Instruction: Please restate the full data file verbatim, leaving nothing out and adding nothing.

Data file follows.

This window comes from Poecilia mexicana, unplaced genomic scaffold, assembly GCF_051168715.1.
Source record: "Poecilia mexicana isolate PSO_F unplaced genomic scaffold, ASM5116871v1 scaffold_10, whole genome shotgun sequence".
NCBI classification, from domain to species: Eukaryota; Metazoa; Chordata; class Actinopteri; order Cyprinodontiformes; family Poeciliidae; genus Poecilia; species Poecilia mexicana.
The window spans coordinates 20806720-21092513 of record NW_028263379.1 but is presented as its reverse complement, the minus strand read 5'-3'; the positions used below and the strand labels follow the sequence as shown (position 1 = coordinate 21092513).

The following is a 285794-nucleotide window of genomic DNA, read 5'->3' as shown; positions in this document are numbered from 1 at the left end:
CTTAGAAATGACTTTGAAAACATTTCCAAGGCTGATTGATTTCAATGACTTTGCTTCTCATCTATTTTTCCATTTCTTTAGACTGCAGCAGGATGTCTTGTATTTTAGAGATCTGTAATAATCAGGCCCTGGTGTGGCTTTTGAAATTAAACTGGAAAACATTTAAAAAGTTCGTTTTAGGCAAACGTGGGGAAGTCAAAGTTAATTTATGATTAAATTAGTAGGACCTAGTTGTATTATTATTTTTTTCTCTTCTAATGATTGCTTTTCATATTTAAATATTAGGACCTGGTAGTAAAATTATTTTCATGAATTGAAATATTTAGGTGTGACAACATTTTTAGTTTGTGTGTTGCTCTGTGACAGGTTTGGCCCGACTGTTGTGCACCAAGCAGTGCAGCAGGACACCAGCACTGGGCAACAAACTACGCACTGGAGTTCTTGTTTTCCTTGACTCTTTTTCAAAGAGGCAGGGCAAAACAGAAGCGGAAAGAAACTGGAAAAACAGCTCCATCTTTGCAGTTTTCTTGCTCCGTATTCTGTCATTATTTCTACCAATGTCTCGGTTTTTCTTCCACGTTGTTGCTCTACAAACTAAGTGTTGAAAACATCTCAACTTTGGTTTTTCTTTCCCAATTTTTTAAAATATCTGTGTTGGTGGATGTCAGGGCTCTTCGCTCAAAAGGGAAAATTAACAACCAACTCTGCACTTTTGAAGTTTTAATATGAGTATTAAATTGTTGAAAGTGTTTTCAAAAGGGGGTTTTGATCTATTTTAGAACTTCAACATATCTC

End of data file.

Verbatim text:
This window comes from Poecilia mexicana, unplaced genomic scaffold, assembly GCF_051168715.1.
Source record: "Poecilia mexicana isolate PSO_F unplaced genomic scaffold, ASM5116871v1 scaffold_10, whole genome shotgun sequence".
NCBI classification, from domain to species: Eukaryota; Metazoa; Chordata; class Actinopteri; order Cyprinodontiformes; family Poeciliidae; genus Poecilia; species Poecilia mexicana.
The window spans coordinates 20806720-21092513 of record NW_028263379.1 but is presented as its reverse complement, the minus strand read 5'-3'; the positions used below and the strand labels follow the sequence as shown (position 1 = coordinate 21092513).

The following is a 285794-nucleotide window of genomic DNA, read 5'->3' as shown; positions in this document are numbered from 1 at the left end:
CTTAGAAATGACTTTGAAAACATTTCCAAGGCTGATTGATTTCAATGACTTTGCTTCTCATCTATTTTTCCATTTCTTTAGACTGCAGCAGGATGTCTTGTATTTTAGAGATCTGTAATAATCAGGCCCTGGTGTGGCTTTTGAAATTAAACTGGAAAACATTTAAAAAGTTCGTTTTAGGCAAACGTGGGGAAGTCAAAGTTAATTTATGATTAAATTAGTAGGACCTAGTTGTATTATTATTTTTTTCTCTTCTAATGATTGCTTTTCATATTTAAATATTAGGACCTGGTAGTAAAATTATTTTCATGAATTGAAATATTTAGGTGTGACAACATTTTTAGTTTGTGTGTTGCTCTGTGACAGGTTTGGCCCGACTGTTGTGCACCAAGCAGTGCAGCAGGACACCAGCACTGGGCAACAAACTACGCACTGGAGTTCTTGTTTTCCTTGACTCTTTTTCAAAGAGGCAGGGCAAAACAGAAGCGGAAAGAAACTGGAAAAACAGCTCCATCTTTGCAGTTTTCTTGCTCCGTATTCTGTCATTATTTCTACCAATGTCTCGGTTTTTCTTCCACGTTGTTGCTCTACAAACTAAGTGTTGAAAACATCTCAACTTTGGTTTTTCTTTCCCAATTTTTTAAAATATCTGTGTTGGTGGATGTCAGGGCTCTTCGCTCAAAAGGGAAAATTAACAACCAACTCTGCACTTTTGAAGTTTTAATATGAGTATTAAATTGTTGAAAGTGTTTTCAAAAGGGGGTTTTGATCTATTTTAGAACTTCAACATATCTC